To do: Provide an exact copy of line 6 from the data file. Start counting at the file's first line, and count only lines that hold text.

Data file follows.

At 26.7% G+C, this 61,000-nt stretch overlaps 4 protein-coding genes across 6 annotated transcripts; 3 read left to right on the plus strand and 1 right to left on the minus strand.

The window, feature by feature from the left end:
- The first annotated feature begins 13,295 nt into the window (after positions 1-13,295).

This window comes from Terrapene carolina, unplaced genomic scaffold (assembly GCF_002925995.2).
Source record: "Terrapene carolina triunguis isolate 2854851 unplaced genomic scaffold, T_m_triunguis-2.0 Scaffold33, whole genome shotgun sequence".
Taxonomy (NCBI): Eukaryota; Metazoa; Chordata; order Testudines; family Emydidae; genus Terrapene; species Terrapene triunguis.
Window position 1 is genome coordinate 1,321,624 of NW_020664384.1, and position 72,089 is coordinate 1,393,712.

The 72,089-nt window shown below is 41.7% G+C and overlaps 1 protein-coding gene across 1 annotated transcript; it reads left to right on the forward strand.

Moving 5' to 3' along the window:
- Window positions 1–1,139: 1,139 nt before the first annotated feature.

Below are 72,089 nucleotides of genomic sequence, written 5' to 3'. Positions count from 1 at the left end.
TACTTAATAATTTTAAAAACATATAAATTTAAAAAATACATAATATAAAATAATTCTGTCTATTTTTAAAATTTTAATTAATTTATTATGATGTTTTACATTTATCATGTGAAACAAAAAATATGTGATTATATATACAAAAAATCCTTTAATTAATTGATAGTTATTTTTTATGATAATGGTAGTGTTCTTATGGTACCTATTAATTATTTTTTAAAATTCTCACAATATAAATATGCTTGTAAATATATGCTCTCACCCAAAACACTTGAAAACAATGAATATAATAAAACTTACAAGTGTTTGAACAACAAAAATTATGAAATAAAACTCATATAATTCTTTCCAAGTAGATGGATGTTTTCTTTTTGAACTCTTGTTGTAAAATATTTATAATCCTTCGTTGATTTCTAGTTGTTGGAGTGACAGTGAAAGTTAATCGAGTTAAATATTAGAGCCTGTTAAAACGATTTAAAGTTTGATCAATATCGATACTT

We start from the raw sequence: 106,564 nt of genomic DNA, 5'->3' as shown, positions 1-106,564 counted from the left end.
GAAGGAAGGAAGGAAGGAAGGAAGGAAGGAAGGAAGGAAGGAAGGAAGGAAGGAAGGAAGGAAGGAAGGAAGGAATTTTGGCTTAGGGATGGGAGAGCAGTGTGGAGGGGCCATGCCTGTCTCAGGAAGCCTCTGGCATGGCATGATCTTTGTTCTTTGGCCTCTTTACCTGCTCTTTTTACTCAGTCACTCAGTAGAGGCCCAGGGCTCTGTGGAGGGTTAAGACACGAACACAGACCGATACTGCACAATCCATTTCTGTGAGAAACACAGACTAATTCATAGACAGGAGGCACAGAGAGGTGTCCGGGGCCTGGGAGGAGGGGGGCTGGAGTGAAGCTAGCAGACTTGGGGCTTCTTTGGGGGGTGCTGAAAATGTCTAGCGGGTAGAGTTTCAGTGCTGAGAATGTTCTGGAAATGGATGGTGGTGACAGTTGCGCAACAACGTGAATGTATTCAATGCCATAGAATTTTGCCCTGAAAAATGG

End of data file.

Taxonomy (NCBI): Eukaryota; Metazoa; Chordata; order Testudines; family Emydidae; genus Terrapene; species Terrapene triunguis.